History suggests that soybean price rally is not built on stable foundations

Since the start of March soybean prices have rallied by 25% on poor weather in Argentina, putting more than 3 million tonnes of soybeans at risk. Heavy rainfall have damaged the crop while also making it more difficult to harvest. Argentina is the third largest producer of soybeans after China and the US.

However, history suggests that even with a disruption to supply the prospect for further gains are limited.

A cursory look at the relationship between the three main global agricultural crops (wheat, corn and soybeans) suggests that the price of wheat, and to a lesser extent corn is the main driver of substitution affects between crops.

read more

The commodity rebound is cyclical, not structural

This website has published a number of articles looking at how oil, copper and commodity prices in general have performed at different stages of the market cycle. The risk after the rebound in commodity prices that we’ve seen since the start of the year is that the expectations of producers, manufacturers and we as consumers changes too soon, and we adjust our behaviour to something that may only be a transitory phenemenon – a so called ‘dead cat bounce’.

This is important. It could mean that the producers put off the day of reckoning for another day, not wanting to provide a free pass to others but also aware that something has to give. Equally, the rebound in many commodity markets may encourage new investments in production in downstream activities to be made on the basis that prices are likely to continue to rise from current levels. It also has implications for someone investing in miners and oil producers for the long term, perhaps as a part of a pension.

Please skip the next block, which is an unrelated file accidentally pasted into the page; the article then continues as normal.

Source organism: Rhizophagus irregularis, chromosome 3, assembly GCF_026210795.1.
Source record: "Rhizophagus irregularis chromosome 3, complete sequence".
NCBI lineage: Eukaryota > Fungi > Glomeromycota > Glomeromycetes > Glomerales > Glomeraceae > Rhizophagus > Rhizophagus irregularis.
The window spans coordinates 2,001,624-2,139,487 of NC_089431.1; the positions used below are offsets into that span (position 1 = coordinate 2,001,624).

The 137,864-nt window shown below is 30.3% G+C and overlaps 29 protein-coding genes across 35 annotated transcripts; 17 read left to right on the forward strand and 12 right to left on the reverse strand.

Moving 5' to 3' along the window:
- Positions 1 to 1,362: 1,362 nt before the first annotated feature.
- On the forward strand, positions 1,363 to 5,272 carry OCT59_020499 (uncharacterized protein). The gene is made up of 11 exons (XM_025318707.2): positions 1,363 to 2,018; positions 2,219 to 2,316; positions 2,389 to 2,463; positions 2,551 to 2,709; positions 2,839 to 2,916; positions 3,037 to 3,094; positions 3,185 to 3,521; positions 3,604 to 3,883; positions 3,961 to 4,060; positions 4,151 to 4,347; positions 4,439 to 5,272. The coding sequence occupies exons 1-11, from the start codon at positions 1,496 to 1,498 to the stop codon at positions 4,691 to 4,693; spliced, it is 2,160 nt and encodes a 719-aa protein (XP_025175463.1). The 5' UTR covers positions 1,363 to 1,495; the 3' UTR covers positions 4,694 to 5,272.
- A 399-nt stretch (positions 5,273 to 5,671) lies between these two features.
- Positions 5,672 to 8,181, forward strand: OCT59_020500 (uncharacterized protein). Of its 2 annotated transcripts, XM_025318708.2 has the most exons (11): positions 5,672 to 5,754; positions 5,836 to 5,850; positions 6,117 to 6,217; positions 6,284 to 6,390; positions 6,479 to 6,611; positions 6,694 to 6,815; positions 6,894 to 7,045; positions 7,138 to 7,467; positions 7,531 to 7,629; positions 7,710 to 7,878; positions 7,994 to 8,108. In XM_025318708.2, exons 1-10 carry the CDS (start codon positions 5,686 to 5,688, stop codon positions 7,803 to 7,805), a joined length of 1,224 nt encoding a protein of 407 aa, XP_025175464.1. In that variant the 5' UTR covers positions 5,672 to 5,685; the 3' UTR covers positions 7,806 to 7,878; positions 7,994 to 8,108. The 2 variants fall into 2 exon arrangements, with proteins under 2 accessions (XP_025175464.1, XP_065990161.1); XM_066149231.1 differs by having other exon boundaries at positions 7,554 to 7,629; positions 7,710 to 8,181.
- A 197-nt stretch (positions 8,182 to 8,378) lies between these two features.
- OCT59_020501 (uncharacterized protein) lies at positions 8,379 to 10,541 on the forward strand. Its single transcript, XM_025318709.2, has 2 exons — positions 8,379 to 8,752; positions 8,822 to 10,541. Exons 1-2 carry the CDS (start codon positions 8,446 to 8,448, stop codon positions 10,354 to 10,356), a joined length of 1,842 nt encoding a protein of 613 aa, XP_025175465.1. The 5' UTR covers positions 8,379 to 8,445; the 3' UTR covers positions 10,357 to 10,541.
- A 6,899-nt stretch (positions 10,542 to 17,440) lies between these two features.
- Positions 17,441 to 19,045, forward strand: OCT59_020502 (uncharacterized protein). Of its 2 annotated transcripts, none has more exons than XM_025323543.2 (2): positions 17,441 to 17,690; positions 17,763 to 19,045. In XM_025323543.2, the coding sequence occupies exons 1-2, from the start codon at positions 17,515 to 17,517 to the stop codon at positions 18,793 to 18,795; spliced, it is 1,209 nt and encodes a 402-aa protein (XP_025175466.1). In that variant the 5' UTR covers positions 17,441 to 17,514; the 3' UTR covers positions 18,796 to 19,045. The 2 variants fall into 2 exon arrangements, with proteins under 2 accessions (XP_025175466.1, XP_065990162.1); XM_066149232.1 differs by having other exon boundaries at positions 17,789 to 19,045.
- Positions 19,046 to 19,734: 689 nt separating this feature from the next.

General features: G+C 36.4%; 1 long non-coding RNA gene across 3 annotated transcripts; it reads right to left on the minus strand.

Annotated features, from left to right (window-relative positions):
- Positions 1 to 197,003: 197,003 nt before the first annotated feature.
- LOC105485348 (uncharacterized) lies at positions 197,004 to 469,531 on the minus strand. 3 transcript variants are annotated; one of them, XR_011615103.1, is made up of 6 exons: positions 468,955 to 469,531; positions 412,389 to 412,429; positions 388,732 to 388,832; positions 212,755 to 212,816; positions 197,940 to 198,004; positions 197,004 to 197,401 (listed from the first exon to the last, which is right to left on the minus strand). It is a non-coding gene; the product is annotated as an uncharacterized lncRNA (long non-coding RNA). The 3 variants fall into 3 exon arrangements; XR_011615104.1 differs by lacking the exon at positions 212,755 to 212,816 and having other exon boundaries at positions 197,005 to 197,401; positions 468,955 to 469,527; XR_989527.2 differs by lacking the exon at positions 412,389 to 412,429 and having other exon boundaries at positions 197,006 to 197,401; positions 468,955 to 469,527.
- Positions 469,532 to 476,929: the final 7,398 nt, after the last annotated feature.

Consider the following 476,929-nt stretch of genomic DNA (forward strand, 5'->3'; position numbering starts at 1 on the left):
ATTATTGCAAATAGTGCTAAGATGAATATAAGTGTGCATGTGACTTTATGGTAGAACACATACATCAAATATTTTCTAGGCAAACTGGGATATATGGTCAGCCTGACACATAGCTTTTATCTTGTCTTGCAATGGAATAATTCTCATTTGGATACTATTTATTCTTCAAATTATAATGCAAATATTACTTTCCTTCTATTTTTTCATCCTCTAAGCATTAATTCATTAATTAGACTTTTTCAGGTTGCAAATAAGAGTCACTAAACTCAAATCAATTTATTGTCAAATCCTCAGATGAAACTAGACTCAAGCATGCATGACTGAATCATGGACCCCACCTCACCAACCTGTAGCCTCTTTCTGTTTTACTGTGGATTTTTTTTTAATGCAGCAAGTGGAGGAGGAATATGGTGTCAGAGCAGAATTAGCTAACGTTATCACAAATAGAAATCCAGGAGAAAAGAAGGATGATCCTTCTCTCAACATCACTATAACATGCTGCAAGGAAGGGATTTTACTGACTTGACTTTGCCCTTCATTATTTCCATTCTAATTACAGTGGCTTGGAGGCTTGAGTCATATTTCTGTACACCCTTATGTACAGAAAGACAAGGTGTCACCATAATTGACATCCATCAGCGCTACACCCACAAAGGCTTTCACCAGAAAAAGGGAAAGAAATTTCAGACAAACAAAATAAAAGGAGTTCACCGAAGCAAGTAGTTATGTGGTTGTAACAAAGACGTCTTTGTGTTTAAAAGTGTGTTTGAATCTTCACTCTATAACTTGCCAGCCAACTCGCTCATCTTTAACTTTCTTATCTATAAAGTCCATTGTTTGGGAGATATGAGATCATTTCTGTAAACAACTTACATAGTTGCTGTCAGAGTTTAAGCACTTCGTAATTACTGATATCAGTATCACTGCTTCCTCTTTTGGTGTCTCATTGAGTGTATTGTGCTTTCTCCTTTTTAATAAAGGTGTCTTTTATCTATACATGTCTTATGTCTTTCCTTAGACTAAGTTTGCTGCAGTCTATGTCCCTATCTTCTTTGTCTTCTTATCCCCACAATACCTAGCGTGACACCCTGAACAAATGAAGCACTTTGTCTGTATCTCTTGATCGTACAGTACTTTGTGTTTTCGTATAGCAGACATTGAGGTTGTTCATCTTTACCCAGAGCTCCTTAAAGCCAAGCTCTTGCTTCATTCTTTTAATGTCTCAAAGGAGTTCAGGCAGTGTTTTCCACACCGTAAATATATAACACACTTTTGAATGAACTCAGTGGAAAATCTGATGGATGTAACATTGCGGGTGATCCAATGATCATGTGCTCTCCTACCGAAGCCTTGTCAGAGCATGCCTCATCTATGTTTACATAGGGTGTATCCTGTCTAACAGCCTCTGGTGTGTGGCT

read more

Jeremy Grantham – An Admission of a Past Mistake on Resources

Jeremy Grantham, chief investment strategist at GMO and one of the biggest proponents of the super-cycle theory of ever rising prices has long warned that natural resources were running out and that the price of everything from minerals, energy and food would remain high. He now admits that he was wrong (click here for client note).

Grantham, best know for spotting bubbles in equity markets recognises that they are hard to spot

Giant bubbles are easy to spot statistically but hard to call from a career risk perspective. It is easy to be early, and being early may lose you your job, your clients, and your credibility. The fear is always, “Are these new high prices permanent? Is it a paradigm shift?” Every major bull event is called a paradigm shift but they almost never exist. Almost never. But not never, ever

read more